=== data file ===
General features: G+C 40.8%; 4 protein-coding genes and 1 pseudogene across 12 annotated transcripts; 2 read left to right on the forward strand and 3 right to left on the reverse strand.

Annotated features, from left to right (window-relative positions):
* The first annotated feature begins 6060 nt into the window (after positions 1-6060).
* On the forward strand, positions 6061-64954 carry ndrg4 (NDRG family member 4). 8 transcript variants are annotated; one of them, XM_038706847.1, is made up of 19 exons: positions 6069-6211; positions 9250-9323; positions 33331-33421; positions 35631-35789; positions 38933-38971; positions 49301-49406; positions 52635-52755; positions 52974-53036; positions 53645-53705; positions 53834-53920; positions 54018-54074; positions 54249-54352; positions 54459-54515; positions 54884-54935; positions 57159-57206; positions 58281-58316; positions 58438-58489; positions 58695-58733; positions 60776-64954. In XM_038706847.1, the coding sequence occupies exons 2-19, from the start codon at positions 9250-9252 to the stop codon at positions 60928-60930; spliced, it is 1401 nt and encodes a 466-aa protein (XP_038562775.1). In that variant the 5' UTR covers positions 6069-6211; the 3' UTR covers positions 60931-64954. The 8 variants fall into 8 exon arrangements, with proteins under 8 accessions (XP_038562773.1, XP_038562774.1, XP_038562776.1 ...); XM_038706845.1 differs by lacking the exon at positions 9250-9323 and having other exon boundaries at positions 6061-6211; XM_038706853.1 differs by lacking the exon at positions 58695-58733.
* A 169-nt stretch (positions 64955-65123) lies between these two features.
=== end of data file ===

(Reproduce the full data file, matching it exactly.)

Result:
General features: G+C 40.8%; 4 protein-coding genes and 1 pseudogene across 12 annotated transcripts; 2 read left to right on the forward strand and 3 right to left on the reverse strand.

Annotated features, from left to right (window-relative positions):
* The first annotated feature begins 6060 nt into the window (after positions 1-6060).
* On the forward strand, positions 6061-64954 carry ndrg4 (NDRG family member 4). 8 transcript variants are annotated; one of them, XM_038706847.1, is made up of 19 exons: positions 6069-6211; positions 9250-9323; positions 33331-33421; positions 35631-35789; positions 38933-38971; positions 49301-49406; positions 52635-52755; positions 52974-53036; positions 53645-53705; positions 53834-53920; positions 54018-54074; positions 54249-54352; positions 54459-54515; positions 54884-54935; positions 57159-57206; positions 58281-58316; positions 58438-58489; positions 58695-58733; positions 60776-64954. In XM_038706847.1, the coding sequence occupies exons 2-19, from the start codon at positions 9250-9252 to the stop codon at positions 60928-60930; spliced, it is 1401 nt and encodes a 466-aa protein (XP_038562775.1). In that variant the 5' UTR covers positions 6069-6211; the 3' UTR covers positions 60931-64954. The 8 variants fall into 8 exon arrangements, with proteins under 8 accessions (XP_038562773.1, XP_038562774.1, XP_038562776.1 ...); XM_038706845.1 differs by lacking the exon at positions 9250-9323 and having other exon boundaries at positions 6061-6211; XM_038706853.1 differs by lacking the exon at positions 58695-58733.
* A 169-nt stretch (positions 64955-65123) lies between these two features.